The playing surface at the National Stadium is in a shocking state, just three weeks ahead of the League Cup Final between Hibs and Ross County.
A combination of one of the wettest winters in living memory, and heavy use from Queen’s Park, a semi-final, Scotland internationals and even a rock concert have combined to leave the pitch in a shocking state.
The goalmouths are heavily sanded, a grassless band stretches from the Main Stand touchline to the centre circle and other areas of the pitch have more mud than grass.
The state of Hampden was severely criticised last season following the League Cup semi-finals between Celtic and Rangers, and Aberdeen against Dundee United.
On the back of that criticism, the pitch was re-laid in time for the Final.
But there are no such plans this season.
And the serious concerns in Hampden circles over the state of the pitch could well turn to embarrassment come Cup Final day on Sunday, March 13.
It seems certain the issue will now have to be discussed between all relevant bodies – Hampden Park Limited, the SPFL, the SFA and Queen’s Park, as well as the participating clubs.
Pitches have been grabbing the headlines in recent weeks, with Rangers manager Mark Warburton and his club particularly critical over the artificial surface at Rugby Park.
Last night, former SFA Chief Executive Gordon Smith said: “If this is the standard of pitch we get served up for the Final at Hampden, then I think questions will be asked.
“If you look at the pictures, it is clear the surface is not great – and this is a showpiece occasion we are talking about.
“For me the bottom line is always money. Everyone loves grass pitches but they cost a lot of money to keep in top condition.
“The English Premier League manage it but we are handicapped up here because the climate is harsher than they get south of the border.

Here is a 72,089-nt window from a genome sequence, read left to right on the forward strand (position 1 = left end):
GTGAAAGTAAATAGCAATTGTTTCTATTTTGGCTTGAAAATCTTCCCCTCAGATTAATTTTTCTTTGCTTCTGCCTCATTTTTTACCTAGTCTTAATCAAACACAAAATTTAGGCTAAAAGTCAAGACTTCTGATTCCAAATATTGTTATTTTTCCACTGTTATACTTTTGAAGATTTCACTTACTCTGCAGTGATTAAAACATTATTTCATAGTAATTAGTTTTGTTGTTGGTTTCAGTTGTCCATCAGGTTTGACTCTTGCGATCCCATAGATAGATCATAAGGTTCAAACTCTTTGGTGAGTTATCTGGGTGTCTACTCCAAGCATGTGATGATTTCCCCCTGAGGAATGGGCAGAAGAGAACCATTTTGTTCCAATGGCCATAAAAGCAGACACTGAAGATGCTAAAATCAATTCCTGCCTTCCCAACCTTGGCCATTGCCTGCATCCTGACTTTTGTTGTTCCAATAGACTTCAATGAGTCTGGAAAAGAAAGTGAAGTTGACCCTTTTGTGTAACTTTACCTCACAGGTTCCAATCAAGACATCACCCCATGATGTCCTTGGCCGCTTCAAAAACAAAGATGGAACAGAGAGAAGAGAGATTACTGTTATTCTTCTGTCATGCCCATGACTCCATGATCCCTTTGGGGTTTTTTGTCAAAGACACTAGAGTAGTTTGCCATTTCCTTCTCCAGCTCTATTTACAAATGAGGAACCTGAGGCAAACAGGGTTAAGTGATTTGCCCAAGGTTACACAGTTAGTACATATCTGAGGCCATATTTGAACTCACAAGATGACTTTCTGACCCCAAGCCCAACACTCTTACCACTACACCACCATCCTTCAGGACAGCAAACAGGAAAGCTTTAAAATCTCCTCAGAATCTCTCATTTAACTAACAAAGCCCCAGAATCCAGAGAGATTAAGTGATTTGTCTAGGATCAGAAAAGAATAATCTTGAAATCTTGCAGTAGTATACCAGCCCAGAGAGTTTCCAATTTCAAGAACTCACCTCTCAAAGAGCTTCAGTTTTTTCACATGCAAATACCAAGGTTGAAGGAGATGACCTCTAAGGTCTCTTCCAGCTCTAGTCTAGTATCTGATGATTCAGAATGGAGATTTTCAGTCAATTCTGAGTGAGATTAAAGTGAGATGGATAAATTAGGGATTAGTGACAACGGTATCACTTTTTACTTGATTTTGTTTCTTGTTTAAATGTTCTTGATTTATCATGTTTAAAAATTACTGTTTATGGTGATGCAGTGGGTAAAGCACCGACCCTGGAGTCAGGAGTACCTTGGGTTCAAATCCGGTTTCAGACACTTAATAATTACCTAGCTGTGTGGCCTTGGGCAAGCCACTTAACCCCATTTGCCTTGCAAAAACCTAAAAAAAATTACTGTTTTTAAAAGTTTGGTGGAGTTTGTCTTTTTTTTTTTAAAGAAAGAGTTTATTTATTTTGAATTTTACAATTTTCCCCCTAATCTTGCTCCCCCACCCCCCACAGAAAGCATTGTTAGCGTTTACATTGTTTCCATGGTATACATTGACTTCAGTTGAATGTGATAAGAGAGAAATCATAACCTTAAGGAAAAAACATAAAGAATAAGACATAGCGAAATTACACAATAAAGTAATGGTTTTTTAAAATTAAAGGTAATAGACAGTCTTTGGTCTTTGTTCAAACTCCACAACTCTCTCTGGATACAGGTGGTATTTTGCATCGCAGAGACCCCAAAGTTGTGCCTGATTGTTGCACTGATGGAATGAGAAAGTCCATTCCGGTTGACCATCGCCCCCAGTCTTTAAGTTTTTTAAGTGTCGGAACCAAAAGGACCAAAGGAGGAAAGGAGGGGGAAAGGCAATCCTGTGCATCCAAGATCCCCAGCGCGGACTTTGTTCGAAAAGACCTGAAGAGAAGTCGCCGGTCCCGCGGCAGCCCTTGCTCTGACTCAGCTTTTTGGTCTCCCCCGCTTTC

“There is a lot of debate about artificial surfaces at the moment.
“But if the people in charge are not prepared to put the money then who knows – maybe 4G is the answer for Hampden.”
Pictures from last weekend’s League Two fixture between Queen’s Park and East Stirling show that the surface is in a bad way.
And to make things worse, there could be a fair bit more deterioration to come.
The Spiders have two home fixtures – at home to East Fife on Saturday and Berwick Rangers on Saturday, March 5 – before the big day.
At first glance, the seemingly obvious option would be for them to switch their upcoming two home games to Lesser Hampden.
That’s not possible, though, on two counts.
First, Lesser Hampden has an artificial pitch and clubs are not permitted to jump about between surfaces mid-season as it would potentially disadvantage specific opponents.
Secondly, the smaller ground does not have a safety licence in place to host the League Two fixtures.
Ironically, one of the finalists, Ross County, are understood to have played their part in roughing up the surface.
Their semi-final victory over Celtic at the historic Glasgow ground at the end of last month was fought out in heavy rain.
That only added to the problems left over from an earlier Queen’s Park game against Montrose on a day of heavy snowfall.
One small blessing was that the amateurs were at least away from home yesterday following an onslaught of rain which caused the postponement of Partick Thistle’s Premiership game with
Aberdeen across the city at Firhill on Friday night.
Hampden has been heavily used over the past couple of years.
It was the main athletics venue for the 2014 Commonwealth Games and was also used for the closing ceremony.
That saw no football played in Mount Florida for almost a year, but the pitch was soon the target of heavy criticism.
It was then re-laid, but its recovery from the return of football won’t have been helped by having AC/DC and thousands of their fans on the pitch last June.
There will be little respite for the playing surface this summer, either, with Bruce Springsteen, Coldplay, Rihanna and Beyonce all scheduled to play at Hampden in June and July.
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